26 May 2024 The Irish Film & Television Network
IFTA Q&A Series: Ian Hunt-Duffy on Directing
10 Apr 2024 : Luke Shanahan
Ian Hunt-Duffy
To mark the 21st anniversary of the IFTA awards, we are showcasing Irish talent who are blazing a trail across our industry, working in front of and behind the camera.

Hosted in association with IFTA, this Q&A Series connects with Irish talent who represent a range of disciplines across our industry.

We find out about their approach to craft, working on the projects they’ve been nominated for, and the best piece of advice they’ve been given in their career.

Ian Hunt-Duffy is IFTA-nominated for Best Director - Film for Double Blind, and for the 2024 Screen Ireland - IFTA Rising Star Award. Double Blind is Hunt-Duffy’s feature directorial debut. His short films have been nominated for multiple awards, including an IFTA nomination for Gridlock, starring Moe Dunford and Peter McKenna. He also produced Vincent Gallagher’s short Love Is a Sting, which was also IFTA-nominated for Best Short Film. Hunt-Duffy was nominated for the Bingham Ray New Talent Award at Galway Film Fleadh 2023.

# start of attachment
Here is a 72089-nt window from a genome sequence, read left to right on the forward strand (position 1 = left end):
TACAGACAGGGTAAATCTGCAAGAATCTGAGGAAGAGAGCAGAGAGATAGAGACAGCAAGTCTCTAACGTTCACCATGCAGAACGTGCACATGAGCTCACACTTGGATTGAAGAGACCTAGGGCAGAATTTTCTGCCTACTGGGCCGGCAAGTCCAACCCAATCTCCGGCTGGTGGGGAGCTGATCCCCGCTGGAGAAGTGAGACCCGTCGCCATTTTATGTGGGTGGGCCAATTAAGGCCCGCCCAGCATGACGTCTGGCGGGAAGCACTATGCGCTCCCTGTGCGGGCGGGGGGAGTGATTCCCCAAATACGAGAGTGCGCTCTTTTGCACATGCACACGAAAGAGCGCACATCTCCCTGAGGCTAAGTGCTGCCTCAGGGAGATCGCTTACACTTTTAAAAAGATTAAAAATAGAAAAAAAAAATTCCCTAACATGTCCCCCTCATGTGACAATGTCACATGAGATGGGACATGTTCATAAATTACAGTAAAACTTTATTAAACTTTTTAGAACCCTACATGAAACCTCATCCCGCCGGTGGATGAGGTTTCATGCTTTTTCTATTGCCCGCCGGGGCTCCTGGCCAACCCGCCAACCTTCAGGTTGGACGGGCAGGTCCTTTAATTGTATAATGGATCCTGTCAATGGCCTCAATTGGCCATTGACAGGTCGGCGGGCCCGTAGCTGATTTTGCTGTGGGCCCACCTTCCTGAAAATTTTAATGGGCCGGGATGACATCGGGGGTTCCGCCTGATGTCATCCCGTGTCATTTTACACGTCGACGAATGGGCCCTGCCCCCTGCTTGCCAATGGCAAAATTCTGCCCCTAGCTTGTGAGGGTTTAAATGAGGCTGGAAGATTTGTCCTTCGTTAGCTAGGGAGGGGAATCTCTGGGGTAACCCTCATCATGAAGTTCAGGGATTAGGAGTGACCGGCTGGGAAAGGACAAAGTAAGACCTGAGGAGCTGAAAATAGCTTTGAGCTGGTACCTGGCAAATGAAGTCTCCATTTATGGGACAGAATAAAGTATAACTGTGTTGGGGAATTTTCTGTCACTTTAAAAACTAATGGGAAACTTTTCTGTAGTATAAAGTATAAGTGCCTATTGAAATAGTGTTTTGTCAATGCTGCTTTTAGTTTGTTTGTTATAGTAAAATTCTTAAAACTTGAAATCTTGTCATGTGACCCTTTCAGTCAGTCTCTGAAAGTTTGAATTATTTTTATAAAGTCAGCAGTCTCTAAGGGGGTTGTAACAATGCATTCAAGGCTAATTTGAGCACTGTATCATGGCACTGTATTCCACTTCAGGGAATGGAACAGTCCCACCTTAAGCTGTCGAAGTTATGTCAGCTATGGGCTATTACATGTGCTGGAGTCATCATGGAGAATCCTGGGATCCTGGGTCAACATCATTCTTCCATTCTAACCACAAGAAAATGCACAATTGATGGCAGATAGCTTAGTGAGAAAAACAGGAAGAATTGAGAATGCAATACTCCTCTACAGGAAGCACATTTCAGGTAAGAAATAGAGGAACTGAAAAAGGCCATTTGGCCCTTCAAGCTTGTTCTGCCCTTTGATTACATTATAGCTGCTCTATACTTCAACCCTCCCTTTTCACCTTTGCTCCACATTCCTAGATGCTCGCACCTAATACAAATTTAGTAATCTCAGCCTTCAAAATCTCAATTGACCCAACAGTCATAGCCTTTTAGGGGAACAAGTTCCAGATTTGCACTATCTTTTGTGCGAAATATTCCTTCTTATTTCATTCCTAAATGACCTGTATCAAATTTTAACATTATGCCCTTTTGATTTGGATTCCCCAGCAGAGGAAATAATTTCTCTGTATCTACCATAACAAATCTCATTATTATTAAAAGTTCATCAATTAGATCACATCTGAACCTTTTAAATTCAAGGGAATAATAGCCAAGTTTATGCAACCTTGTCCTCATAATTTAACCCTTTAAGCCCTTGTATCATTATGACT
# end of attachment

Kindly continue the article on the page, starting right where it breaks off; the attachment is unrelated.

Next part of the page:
IFTN: How did this project first come about?

IAN: “I have a great working relationship with screenwriter Darach McGarrigle, having gone to film school together, and collaborating on a number of short films over the years. We both love stories full of suspense and tension, and I knew for my first feature film that I wanted to do something self-contained, but high-concept. Darach had the initial hook of ‘If You Fall Asleep You Die’ and I just thought it was so evocative and memorable and instantly wanted to develop a film around it. That was the jumping off point for Double Blind, and from there we came up with the idea of a pharmaceutical drug trial that goes terribly wrong. With our producer Simon Doyle, we applied for Development Funding from Screen Ireland to write the screenplay and were lucky enough to get their backing and support. It was a long journey from script to screen, the development process beginning in 2017, and filming 5 years later in 2022.”